Dear Class of 2013
Dear Class of 2013,
I know what you’re thinking. ‘Why didn’t I just drop out of high school, create a simple blog service, then sell the darn thing to a company down on its luck for a you-know-what’s-cool one billion dollars?’
No, seriously. College is much more than a path to gainful unemployment. It’s about connecting with your peers. It’s about sitting in your dorm room, alone, late at night, eating Doritos, Facebooking, tweeting Kierkegaard and Louis CK quotes, and choosing between the Early Bird and Nashville filters when posting the latest Instagram shot of your unruly toenail hair.
College is also about friendship. It’s about friends, friends for life, friends you can call on no matter how bad things may get.
For example, say in fifteen years you need a couple extra hundred thousand dollars. You’ll be glad that you’re able to text your lab partner, the girl who set the curve on the Organic Chemistry final and who’s now a biomedical engineer working on a cure for cancer. Who else will be able to fill you in on the leading cancer drug’s latest test results before the results go public?
Is the Future of Professional Education Here?
It’s felt for a while like we’re on the verge of a major step forward in how education is designed and delivered to students—and it seems like the MOOC (Massive Open Online Course) may well be the future we’ve been waiting for.
More specifically, Georgia Institute of Technology has partnered with Udacity, an online education platform, and AT&T to deliver a masters in computer science that will be available online for just $7,000—less than a fifth of the cost of taking the course on campus. And the best part, for students, is that the degree “would be entirely comparable to the existing master’s degree in computer science from Georgia Tech,” according to Inside Higher Ed. The school expects to be able to scale the program to as many as 10,000 students in just three years.* Current enrollment on the campus-only program is just 300.
Even more intriguing is AT&T’s involvement. The firm is underwriting the program financially, with the stated aim of helping to prepare students for careers in STEM-related fields. The company also appears to be testing out the technology as a means of providing low-cost advanced training for its employees — more
27 Interview Questions That Weed Out the Weak on Wall Street
If you’re preparing to interview for a position in investment banking, sales and trading, or investment management, it’s likely you’ve already practiced answering a host of interview questions, including: What are your strengths and weaknesses? Why do you want to work for this firm in particular? How do you value a company? Can you walk me through a DCF? Can you pitch me a stock I should buy? Can you tell me about a time when you worked on a team? Why are you interested in finance? What gets you out of bed in the morning? What is WACC? And what is EBITDA?
However, you might not have prepared for the below 27 questions, which are meant to separate the men and women from the boys and girls on Wall Street. In other words, the following are the questions that can make or break an interview. (Note: the questions have been arranged from easiest to most difficult. Also note that all questions come directly from responses to Vault’s latest Banking Survey, which is being administered now to professionals at the top investment banks in North America, Europe, and Asia. If you work in investment banking and want to take the survey, you can do so here.)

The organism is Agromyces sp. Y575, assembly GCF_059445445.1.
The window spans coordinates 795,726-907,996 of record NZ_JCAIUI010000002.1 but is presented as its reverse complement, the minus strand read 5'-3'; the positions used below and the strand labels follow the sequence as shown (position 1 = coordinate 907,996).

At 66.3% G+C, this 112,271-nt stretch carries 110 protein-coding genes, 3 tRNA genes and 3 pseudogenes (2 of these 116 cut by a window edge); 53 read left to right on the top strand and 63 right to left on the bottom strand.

27. Which is greater: 17% of 34 or 34% of 17?
26. What’s going on in the economy?
25. If [x data] was announced, which five trades would you make?
24. Do you think Apple is a good buy?
23. If I handed you $1 million and asked you to generate some alpha over the next six to 12 months, what would you do/how would you trade?
22. What can a firm accomplish in Chapter 11 that it can’t accomplish out of court?
21. What could be the reasons for two companies operating in the same industry trading at different EBITDA multiples?
20. Why would a creditor elect to receive equity via a restructuring process as opposed to debt?
19. Walk me around the world and tell me about the markets as you go.
18. Four asset classes: gold, oil, U.S. 10-year interest rates, and the S&P. Pick one, tell me where it has been, where it is now, and where you see it going in the next six months and why.
17. Tell us about a deal that we’ve done that interests you and why it interests you.
16. Explain quantitative easing to me.
15. Talk to me about the shape of the yield curve.
14. How do you value a mining company? What multiples are most appropriate?
13. Where is the world headed?
12. Describe a few instances where you have failed.
11. Describe the major transactions that have happened this year in the X industry.
10. Assume you’re an investor and you come across a family-owned business for sale. What are the first things you’d do or want to know in order to determine what you’re willing to pay for the business? How would you think about valuing the business?
Do Women Even Want It All?
Can women have it all? Do women want it all? What do women have to sacrifice to have it all? If women could do it all over again, would they stay at home after having children? Stay at their jobs? Work less? More? Are working mothers happy with their employers? Ticked off at them? If so, why? And what can and should employers do differently to accommodate working mothers?
These are just a few of the questions Vault aimed to address last month when surveying more than 1,000 professionals in our first ever Working Parent Survey. In April, Vault asked professionals a variety of questions on working parent-related workplace topics, including paid and unpaid maternity leave, on-site child care, flex-time options, and health insurance.